MORE THAN 1 MILLION ITALIANS ABROAD CAST BALLOTS IN PARLIAMENTARY ELECTION
By Marta Falconi, Associated Press Writer
Associated Press Worldstream
April 9, 2006 Sunday 12:05 AM GMT
More than 1 million Italians living abroad voted in the country’s
parliamentary election, according to a final tally, and their ballots
could be decisive in a close race.
This election marked the first time expatriates were allowed to vote
in a general election without having to travel back to Italy.
Around 1.1 million Italians abroad, or 42 percent of those eligible,
sent in their ballots by mail in early voting, the Foreign Ministry
said on Saturday.
Official results won’t be released until after the Sunday-Monday
domestic voting to choose between blocs led by Premier Silvio
Berlusconi and his center-left challenger, former European Commission
President Romano Prodi.
About 2.6 million citizens abroad were eligible to vote to elect 18
lawmakers who, for the first time, will be responsible for representing
their interests in the national legislature. Those lawmakers will fill
12 new seats in the Chamber of Deputies, the lower house of parliament,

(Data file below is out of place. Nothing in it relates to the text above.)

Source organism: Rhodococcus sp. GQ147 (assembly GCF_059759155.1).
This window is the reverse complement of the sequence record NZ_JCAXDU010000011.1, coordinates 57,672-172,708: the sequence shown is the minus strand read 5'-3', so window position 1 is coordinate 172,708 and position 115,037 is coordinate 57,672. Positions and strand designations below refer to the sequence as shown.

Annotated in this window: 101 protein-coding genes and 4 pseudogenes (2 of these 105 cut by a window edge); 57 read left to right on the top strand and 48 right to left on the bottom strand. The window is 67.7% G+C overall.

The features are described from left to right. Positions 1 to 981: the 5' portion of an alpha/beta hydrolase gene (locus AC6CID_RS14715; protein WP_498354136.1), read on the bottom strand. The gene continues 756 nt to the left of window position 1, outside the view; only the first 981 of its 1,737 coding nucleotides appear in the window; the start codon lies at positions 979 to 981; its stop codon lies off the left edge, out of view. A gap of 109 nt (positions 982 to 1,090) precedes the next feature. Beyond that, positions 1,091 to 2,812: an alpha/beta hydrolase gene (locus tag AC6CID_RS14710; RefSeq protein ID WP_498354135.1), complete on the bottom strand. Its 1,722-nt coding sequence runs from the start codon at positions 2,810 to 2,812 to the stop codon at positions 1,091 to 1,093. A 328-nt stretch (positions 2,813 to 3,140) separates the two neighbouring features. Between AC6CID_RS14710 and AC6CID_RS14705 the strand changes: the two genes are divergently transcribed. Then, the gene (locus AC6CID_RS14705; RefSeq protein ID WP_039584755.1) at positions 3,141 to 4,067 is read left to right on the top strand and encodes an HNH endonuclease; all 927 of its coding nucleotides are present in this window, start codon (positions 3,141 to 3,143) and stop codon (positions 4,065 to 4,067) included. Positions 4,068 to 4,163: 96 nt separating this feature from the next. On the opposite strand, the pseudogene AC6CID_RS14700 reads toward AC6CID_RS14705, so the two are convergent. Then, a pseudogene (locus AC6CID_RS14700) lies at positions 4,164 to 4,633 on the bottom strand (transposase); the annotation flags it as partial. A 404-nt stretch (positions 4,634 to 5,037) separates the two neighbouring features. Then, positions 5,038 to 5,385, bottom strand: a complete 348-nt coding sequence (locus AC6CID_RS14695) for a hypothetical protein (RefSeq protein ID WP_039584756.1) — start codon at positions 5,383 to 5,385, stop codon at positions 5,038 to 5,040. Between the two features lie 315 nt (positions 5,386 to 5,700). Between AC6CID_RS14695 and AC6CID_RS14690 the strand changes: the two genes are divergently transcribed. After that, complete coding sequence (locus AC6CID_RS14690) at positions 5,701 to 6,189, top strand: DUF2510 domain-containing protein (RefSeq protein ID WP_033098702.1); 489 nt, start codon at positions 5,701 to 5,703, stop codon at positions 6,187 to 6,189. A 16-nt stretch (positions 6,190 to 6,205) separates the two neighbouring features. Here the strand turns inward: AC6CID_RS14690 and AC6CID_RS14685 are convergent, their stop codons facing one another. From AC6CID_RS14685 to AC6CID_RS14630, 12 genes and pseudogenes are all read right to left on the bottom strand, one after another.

and six in the Senate.
Around 47 million citizens who live in Italy will vote this weekend.
Latin American consulates reported the highest average ballot return
rate, with about 52 percent of Italians voting, the ministry said.
The highest return was in Uruguay, where 63 percent of Italians
voted. Campaigning politicians paid special attention to Latin America
Argentina in particular because it is home to hundreds of thousands
of expatriates. Fifty-six percent of Italians living there voted.
Europe had an average return rate of about 38 percent, with Armenia
topping the list with 95 percent, the ministry reported. About 37
percent of Italians living in North America voted, with the highest
returns in Barbados at 81 percent. Africa, Asia and Oceania reported
an average of 44 percent, with 100 percent or 32 people voting in
Kuwait, the ministry said.
Until now, Italians wishing to vote in their country’s general
elections had to fly back to Italy. A 2001 law, one of the first pieces
of legislation from Berlusconi’s five-year conservative government,
gave citizens who live abroad the right to vote by mail.
The expatriate representatives will have full voting rights in
Italy’s parliament, giving Italians abroad the chance to influence
decisions not just on issues concerning them directly, but also on
those affecting domestic policies in Italy.
In addition to giving overseas voters the right to cast ballots,
the law also created four huge electoral districts to represent
Italians who live overseas in Parliament, which is composed of a
315-seat Senate and 630-seat Chamber of Deputies.
In recent weeks, politicians of all stripes have been crisscrossing
the globe trying to woo voters.
From: Emil Lazarian | Ararat NewsPress